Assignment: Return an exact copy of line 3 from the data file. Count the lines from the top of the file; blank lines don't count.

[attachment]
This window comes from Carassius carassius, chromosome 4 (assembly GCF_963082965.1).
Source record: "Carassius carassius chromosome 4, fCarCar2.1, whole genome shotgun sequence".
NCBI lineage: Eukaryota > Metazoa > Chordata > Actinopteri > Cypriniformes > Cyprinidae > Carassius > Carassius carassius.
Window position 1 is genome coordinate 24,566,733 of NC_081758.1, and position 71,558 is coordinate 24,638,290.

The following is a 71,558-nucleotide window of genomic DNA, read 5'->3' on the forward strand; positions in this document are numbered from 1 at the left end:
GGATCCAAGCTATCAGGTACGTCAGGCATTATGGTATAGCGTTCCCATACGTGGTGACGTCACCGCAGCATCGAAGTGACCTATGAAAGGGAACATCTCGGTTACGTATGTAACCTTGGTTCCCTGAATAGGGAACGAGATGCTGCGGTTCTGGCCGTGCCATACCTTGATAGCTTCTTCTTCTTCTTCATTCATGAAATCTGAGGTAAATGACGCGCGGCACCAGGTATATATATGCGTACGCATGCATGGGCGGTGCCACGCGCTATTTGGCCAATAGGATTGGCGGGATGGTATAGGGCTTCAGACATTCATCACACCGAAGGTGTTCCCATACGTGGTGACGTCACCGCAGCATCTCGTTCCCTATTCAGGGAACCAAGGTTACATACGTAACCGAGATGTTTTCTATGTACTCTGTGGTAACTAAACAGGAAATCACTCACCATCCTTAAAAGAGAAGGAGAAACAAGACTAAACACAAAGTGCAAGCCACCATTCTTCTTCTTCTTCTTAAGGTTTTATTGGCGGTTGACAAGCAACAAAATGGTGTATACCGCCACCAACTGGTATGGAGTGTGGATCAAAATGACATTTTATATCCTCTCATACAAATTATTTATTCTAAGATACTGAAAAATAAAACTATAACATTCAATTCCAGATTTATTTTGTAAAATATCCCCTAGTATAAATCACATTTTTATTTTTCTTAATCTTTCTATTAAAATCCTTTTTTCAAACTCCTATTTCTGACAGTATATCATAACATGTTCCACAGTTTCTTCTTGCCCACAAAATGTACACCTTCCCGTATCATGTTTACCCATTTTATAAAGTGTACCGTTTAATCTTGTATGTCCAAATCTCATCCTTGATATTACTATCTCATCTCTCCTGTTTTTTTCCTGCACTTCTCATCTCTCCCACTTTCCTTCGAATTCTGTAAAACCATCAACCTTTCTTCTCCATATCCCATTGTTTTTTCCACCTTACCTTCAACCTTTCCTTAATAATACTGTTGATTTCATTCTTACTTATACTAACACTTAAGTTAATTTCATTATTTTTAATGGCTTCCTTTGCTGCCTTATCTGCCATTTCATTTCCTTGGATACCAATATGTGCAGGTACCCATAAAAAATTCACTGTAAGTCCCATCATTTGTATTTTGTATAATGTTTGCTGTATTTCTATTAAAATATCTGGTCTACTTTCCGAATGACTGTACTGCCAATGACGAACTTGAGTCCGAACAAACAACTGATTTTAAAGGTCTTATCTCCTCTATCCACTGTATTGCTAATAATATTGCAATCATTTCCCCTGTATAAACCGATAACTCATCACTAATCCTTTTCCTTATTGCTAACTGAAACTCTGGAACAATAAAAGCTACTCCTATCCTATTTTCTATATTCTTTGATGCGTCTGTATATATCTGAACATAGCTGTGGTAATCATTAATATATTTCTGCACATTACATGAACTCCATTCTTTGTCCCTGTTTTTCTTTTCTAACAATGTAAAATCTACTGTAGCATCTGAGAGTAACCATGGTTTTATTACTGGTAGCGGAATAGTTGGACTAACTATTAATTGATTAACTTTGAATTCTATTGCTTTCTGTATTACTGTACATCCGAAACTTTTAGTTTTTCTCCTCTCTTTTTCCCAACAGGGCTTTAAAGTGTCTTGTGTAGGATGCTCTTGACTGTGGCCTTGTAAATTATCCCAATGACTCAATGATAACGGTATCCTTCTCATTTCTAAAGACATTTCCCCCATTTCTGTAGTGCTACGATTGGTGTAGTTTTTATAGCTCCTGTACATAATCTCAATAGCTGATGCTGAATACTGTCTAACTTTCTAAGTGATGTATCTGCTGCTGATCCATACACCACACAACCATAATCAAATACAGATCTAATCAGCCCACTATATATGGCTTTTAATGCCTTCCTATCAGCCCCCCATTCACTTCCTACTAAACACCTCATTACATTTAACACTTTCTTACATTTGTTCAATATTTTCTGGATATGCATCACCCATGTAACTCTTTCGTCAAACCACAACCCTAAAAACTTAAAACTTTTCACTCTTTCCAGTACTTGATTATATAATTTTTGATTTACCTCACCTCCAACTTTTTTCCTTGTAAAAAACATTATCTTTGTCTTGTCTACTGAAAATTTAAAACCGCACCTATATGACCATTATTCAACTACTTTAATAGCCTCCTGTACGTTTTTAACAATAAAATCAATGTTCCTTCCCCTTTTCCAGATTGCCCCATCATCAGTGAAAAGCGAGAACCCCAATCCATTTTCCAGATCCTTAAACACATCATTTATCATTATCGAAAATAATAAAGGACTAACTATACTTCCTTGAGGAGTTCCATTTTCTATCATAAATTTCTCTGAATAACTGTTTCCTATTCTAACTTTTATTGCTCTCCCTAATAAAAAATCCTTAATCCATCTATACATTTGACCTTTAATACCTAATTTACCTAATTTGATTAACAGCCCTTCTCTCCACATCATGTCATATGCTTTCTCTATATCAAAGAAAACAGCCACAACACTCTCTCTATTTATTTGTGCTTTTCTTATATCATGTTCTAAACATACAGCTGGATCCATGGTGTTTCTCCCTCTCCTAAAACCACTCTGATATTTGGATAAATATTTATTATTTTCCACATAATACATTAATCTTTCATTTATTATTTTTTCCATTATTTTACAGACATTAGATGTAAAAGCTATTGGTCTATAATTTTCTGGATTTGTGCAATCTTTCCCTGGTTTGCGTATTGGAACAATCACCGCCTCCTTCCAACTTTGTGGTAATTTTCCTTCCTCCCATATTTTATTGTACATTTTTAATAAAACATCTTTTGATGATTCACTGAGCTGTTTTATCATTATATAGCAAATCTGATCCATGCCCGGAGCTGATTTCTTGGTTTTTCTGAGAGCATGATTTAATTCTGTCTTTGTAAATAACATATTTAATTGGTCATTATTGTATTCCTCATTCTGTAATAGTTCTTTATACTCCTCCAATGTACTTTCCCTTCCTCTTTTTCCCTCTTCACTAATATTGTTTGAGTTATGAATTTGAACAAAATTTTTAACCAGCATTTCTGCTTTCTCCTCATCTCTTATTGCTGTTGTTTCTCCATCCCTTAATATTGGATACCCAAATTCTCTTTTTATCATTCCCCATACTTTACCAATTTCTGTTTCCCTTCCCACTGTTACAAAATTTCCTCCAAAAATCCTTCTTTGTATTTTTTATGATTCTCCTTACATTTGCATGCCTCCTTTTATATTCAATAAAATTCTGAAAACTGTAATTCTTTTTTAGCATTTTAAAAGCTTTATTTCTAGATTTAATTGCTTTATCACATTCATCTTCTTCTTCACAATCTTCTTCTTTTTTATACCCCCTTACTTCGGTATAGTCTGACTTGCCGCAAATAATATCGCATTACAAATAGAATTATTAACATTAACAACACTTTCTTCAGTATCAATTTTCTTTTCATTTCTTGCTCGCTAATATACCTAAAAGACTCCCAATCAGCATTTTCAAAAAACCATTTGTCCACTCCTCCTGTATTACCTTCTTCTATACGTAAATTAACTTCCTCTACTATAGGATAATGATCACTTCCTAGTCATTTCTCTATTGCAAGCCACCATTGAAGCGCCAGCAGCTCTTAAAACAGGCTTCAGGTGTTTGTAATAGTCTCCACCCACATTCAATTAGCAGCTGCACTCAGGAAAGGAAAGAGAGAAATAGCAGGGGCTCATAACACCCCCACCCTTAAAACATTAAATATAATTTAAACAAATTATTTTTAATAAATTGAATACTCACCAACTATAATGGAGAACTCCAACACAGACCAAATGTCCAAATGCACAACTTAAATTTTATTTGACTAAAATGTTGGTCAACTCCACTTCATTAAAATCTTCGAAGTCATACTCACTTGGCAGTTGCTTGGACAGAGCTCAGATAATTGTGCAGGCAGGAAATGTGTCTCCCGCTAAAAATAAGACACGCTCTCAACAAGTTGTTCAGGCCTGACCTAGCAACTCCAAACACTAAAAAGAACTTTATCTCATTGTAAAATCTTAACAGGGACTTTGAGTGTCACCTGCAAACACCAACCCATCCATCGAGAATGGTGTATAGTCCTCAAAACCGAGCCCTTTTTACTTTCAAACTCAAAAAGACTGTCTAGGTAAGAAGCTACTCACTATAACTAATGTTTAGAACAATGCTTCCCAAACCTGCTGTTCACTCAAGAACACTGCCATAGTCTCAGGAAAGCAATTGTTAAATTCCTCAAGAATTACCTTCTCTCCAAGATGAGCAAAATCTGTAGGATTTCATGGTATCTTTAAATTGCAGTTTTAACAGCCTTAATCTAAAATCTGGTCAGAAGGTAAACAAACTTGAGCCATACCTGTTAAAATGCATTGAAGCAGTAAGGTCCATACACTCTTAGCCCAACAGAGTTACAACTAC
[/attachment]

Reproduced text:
NCBI lineage: Eukaryota > Metazoa > Chordata > Actinopteri > Cypriniformes > Cyprinidae > Carassius > Carassius carassius.